Category: Mitigation

Court Hits Plaintiff With Harsh Reduction In Award For Failure To Mitigate

In Mullens v. Toor, the Plaintiff was injured in a motor vehicle collision, and consequently brought an ICBC claim for non-pecuniary damages, income loss, diminished earning capacity, and the cost of future care. The Plaintiff alleged to have suffered from physical and psychological injuries, and an inability to return to her pre-accident work status.

 

At trial, a major issue for the Court to consider was whether or not the Plaintiff had properly mitigated her damages, both in terms of her treatments, and her return to work.

 

In the context of an ICBC injury claim, mitigation is a legal obligation of a claimant to take active, reasonable steps in the recovery process to mitigate (lessen or reduce) their damages and losses. Not properly mitigating damages can sometimes result in a reduction in the judgment awarded by the Court. In order for ICBC’S lawyer to succeed in a failure to mitigate argument, it would need to be proven that the claimant acted unreasonably in not following doctor’s orders, and it would also need to proven to what extent, if any, that the claimant’s injuries would have been reduced had he or she properly mitigated their damages. A failure to follow the advice of treatment providers is a common allegation made by ICBC’S lawyer when advancing a failure to mitigate argument.

 

In the case at bar, the Court was of the opinion that the Plaintiff had failed to properly mitigate her damages by not making more sincere efforts to return to work. As well, the Court found that the Plaintiff did not properly mitigate her damages with respect to her psychological injuries, by not seeking psychiatric treatment, and by not taking anti-depressant medication recommended by her doctor.

 

In an unusually harsh reduction by the Court, the Plaintiff was hit with a 50% reduction in the damages awarded to her as a result of a failure to mitigate. The Court’s ruling is an important reminder to those injured in motor vehicle accidents that they should take active, reasonable steps in their recovery process, and that they should follow the advice of their medical practitioners, or else they could face a reduction in their Court award.

 

[108] With respect to the plaintiff’s failure to return to work, I find that she ought to have at least attempted to return to work in early 2013. She had by then reluctantly accepted her doctor’s advice to utilize anti-depressant medication and was feeling better. I accept the evidence of Dr. Robertson that she could probably have returned to work at the bank, possibly with some limitations, in early 2013. She had a very supportive employer who thought very highly of her, and who was aware of its duty to accommodate her and was prepared to do so. It is reasonable to conclude that had she made the attempt, there was a better than even chance that she would have been successful. Success could have been complete, in the sense that she could have resumed her former career path, or partial, in the sense that she might have been further delayed or continued effects of the accident injuries could have continued to limit her work capacity and her career.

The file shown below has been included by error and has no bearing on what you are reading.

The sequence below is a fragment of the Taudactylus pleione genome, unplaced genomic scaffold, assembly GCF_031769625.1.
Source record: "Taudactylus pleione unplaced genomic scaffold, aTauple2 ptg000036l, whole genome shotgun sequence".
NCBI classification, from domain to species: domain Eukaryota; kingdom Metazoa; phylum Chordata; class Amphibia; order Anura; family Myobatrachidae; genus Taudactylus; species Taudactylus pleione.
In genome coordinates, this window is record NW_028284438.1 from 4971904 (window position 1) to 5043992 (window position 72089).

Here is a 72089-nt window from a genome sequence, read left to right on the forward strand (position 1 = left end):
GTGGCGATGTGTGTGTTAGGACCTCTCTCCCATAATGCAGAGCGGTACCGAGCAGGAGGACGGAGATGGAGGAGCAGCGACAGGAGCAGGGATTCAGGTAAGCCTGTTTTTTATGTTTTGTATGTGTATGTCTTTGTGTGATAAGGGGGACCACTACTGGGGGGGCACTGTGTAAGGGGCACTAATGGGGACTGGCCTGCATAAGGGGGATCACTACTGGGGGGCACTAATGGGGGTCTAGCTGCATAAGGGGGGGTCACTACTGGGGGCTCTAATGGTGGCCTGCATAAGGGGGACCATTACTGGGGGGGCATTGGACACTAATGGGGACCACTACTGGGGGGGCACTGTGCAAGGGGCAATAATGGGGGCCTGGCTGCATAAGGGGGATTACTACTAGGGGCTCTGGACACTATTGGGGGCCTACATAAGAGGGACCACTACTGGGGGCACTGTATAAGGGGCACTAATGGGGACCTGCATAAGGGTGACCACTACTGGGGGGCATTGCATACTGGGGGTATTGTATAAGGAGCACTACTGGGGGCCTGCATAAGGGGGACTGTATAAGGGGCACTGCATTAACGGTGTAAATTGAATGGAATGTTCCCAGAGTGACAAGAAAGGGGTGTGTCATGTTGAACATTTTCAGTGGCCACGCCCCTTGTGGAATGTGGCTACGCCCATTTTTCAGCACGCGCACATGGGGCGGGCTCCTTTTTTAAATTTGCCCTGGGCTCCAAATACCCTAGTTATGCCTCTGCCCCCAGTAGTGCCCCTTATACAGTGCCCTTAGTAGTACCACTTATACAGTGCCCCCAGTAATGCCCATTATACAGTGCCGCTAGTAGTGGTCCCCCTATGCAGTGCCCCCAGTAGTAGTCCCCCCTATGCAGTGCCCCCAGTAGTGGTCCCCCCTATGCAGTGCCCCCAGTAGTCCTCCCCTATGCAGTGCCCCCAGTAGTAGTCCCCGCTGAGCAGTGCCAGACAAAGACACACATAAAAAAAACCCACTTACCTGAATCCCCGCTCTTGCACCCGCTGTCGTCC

[116] She has been unreasonably resistant and reluctant to accepting that her psychological condition requires medical treatment, including the use of anti-depressant medication, and psychiatric treatment. She was resistant to the early advice of Dr. Chu about anti-depressant medication in August 2012. She resisted the advice of Dr. Hanson until finally relenting in December 2012 only when he insisted. She testified that she was concerned that a diagnosis of depression and taking anti-depressant medications could have some negative consequences, such as for insurance. She did not give much detail about this. This could justify some degree of reluctance but no more. Embarrassment about accepting treatment for a mental injury is not a valid excuse.

 

[121] In sum, the plaintiff ought reasonably have begun use of anti-depressant medication earlier than she did initially. She could have resumed use of Pristiq or other suitable anti-depressant medication by July 2015 when she stopped breastfeeding, if not earlier. She ought to have been treated by a psychiatrist. Better engagement with medical and psychiatric treatment would have also increased the chances of a successful attempt to return to work which could have been attempted in early 2013 and again in 2015, and 2016.

ICBC’S Failure To Mitigate Argument Against Plaintiff Unsuccessful

In Mojahedi v. Friesen, the Plaintiff was injured in a motor vehicle accident, and commenced an ICBC claim for damages for pain and suffering, income loss, loss of housekeeping, diminished earning capacity, and future care. Liability was admitted by ICBC’S lawyer.

 

At trial, the Plaintiff called several expert witnesses, including his family doctor, a physiatrist, a vocational rehabilitation expert, an occupational therapist, and an economist.

 

ICBC’S lawyer argued that there should be a reduction in the Plaintiff’s award by 30% to reflect a failure on the part of the Plaintiff to mitigate his damages. In the context of ICBC injury claims, mitigation is the legal obligation of a claimant to take active, reasonable steps in the recovery process to mitigate (lessen or reduce) their damages and losses. If a Plaintiff fails to properly mitigate their losses, this can result in a reduction of the Plaintiff’s award. To succeed in a failure to mitigate argument, ICBC’S lawyer would have to show that the Plaintiff acted unreasonably by, for example, not following the advice of his or her doctor, and must also show to what extent, if any, the Plaintiff’s injuries would have been reduced had he or she acted reasonably. It is often a difficult test to meet.